The engagingly titled “Rush Limbaugh in Night School” proves somewhat less engaging in performance, although it makes a fine radio sketch. The one-man show , written and performed by Charlie Varon, is an extended shaggy-dog story posing as a mock documentary, with the flexibly voiced Varon undertaking all of the more than 20 roles.
Throughout the play’s 90 minutes, broken unnecessarily into two acts, Varon does passable and funny imitations of fellow solo performers Spalding Gray, Garrison Keillor and Jackie Mason.
He weaves them together in a willfully improbable tale involving the arch-conservative radio personality and his unwitting romantic alliance with a fugitive from the Weather Underground. While some in the audience will no doubt find fancy in Varon’s verbal odyssey, just as many will see a labored exercise stretched silly.
Story is set sometime in the future, with a PBS-type narrator relating an imprisoned Limbaugh’s downfall and arrest in 1996. In documentary style, witnesses tell their tales and flashbacks are re-enacted — all by Varon, of course — to tell Limbaugh’s story.
Events begin with declining ratings. Limbaugh, facing competition from a rival — and Hispanic — talkshow host, enrolls in New York’s New School for Social Research under a false identity to learn Spanish.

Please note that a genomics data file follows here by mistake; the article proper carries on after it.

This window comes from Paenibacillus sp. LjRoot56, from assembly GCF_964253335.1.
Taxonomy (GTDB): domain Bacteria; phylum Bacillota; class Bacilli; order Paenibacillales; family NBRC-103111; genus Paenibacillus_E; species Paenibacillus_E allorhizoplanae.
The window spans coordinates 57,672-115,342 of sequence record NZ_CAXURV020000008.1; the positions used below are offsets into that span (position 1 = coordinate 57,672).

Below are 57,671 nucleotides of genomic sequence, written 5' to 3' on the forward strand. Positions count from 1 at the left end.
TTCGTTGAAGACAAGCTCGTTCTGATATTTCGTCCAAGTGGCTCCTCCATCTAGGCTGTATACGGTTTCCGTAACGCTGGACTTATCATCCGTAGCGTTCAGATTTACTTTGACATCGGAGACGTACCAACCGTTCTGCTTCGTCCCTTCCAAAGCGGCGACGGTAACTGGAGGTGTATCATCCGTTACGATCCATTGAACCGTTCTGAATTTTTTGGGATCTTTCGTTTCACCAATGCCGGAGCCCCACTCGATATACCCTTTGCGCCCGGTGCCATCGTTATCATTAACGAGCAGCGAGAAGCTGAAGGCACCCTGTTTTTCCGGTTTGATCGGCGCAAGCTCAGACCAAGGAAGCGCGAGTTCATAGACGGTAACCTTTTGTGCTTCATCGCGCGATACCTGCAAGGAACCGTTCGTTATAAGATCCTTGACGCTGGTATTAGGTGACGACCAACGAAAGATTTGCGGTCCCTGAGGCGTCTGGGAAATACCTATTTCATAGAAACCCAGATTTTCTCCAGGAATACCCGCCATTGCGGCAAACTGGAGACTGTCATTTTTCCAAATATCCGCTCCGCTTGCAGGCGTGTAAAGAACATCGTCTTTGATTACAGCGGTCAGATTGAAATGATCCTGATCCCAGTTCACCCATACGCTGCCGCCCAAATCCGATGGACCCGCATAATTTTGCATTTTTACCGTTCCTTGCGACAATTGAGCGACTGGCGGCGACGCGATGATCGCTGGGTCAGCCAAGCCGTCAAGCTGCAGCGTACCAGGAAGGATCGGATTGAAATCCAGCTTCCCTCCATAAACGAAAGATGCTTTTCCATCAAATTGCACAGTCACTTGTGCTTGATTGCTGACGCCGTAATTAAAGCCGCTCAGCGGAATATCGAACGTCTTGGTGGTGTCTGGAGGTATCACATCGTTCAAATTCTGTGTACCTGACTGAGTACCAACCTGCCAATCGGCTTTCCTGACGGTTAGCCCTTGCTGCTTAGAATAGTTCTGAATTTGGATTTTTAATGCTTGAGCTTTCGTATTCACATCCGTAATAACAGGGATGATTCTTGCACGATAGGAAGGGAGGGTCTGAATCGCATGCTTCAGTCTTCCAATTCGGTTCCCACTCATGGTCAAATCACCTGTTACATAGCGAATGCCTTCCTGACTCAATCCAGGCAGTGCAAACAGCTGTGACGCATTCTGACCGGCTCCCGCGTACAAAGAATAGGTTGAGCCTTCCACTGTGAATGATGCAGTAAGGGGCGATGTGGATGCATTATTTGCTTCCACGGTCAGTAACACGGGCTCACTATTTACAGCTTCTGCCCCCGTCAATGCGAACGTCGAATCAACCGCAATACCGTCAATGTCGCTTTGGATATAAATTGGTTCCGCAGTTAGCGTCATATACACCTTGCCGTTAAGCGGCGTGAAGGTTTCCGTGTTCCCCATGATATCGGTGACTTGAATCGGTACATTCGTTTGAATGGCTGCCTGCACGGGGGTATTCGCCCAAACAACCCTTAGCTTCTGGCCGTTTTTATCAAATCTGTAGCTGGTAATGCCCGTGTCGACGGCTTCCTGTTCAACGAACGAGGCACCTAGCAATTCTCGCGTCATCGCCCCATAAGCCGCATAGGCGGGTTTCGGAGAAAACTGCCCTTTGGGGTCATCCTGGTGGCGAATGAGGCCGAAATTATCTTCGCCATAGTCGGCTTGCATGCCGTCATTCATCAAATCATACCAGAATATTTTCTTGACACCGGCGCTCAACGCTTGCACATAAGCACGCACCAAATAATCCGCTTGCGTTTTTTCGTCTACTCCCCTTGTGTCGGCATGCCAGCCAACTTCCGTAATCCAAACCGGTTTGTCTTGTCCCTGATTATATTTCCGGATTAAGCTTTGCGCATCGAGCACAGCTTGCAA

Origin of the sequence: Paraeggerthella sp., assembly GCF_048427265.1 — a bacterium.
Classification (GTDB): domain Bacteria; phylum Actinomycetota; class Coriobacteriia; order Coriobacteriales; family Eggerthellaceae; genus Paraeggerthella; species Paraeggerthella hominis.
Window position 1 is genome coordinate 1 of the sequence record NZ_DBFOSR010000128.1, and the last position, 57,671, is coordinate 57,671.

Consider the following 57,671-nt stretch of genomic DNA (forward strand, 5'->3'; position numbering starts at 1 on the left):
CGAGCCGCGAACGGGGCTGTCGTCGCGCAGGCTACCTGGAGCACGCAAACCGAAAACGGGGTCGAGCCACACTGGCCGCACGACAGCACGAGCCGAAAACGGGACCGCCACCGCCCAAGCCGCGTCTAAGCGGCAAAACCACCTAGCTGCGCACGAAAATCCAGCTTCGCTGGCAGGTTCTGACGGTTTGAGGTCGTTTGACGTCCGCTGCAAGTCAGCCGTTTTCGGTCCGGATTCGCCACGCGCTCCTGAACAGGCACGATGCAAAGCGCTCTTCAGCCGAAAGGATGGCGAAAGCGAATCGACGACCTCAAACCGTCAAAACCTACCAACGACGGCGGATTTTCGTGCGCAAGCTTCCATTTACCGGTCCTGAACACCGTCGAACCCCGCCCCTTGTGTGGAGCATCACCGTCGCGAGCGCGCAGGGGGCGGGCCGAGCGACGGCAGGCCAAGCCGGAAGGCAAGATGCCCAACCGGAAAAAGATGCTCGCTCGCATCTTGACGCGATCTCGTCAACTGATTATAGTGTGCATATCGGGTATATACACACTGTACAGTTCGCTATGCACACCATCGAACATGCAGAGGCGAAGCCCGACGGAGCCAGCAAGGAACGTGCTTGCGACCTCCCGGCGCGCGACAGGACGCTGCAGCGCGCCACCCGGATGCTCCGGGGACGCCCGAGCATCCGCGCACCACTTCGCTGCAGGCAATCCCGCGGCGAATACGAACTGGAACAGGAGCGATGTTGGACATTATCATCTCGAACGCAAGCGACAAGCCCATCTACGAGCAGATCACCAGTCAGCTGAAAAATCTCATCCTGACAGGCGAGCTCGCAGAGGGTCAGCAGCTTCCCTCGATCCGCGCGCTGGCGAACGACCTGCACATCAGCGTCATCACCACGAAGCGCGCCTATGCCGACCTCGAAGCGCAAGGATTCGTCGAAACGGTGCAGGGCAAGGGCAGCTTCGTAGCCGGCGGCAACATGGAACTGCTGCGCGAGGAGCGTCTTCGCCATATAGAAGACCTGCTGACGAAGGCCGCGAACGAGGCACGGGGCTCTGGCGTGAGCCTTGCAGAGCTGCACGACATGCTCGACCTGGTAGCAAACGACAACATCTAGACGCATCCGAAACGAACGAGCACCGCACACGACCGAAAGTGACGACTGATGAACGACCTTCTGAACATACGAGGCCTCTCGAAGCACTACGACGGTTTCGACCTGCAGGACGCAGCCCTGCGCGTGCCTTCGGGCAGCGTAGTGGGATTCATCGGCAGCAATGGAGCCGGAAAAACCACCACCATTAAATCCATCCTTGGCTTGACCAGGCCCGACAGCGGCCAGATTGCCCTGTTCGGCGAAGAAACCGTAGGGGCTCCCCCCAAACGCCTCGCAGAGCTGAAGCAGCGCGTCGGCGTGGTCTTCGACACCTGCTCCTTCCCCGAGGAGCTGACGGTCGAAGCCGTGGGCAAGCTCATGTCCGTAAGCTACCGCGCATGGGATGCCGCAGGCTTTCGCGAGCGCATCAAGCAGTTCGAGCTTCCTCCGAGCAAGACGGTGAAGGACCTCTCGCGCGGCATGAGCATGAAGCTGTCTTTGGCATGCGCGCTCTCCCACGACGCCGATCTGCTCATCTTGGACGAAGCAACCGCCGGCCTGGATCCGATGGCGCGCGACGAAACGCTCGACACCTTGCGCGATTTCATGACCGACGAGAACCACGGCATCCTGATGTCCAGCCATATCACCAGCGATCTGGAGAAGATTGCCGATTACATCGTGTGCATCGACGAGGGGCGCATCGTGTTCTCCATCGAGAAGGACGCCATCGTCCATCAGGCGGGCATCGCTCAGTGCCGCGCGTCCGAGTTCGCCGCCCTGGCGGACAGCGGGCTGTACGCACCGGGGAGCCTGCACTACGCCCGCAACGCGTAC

There he meets and falls in love with another student, a seemingly mild-mannered housewife who happens to be a long-lost member of the radical ’60s underground. Before he realizes what’s happening, Limbaugh is drawn into her world of feminism and left-wing politics.
False identities, covert operations and various plotlines climax in the play’s farcical conclusion: a Shakespeare in the Park production of “Othello” in which Limbaugh in blackface (not actually depicted) co-stars with Keillor and Mason, directed by Gray.
Varon might have their voices down, but what he hasn’t learned from his three colleagues is the sense of detail grounded in reality that draws audiences into a monologist’s world. Once the audience is trapped, those more skilled tale-tellers can lift their listeners to whimsical heights. Varon’s tale begins absurd — wouldn’t a wealthy man like Limbaugh hire a tutor? — and spins in circles.
Nor does the slightly built, bearded Varon, bounding about a spare stage, ever take full satiric advantage of his targets, either conservative or liberal. Surely Limbaugh is grist for more than the buffoonery depicted here.
Varon’s Limbaugh lampoon, like the others in the play, is a broad caricature lacking the sting that might have turned “Rush Limbaugh” into something more than a passingly amusing daydream.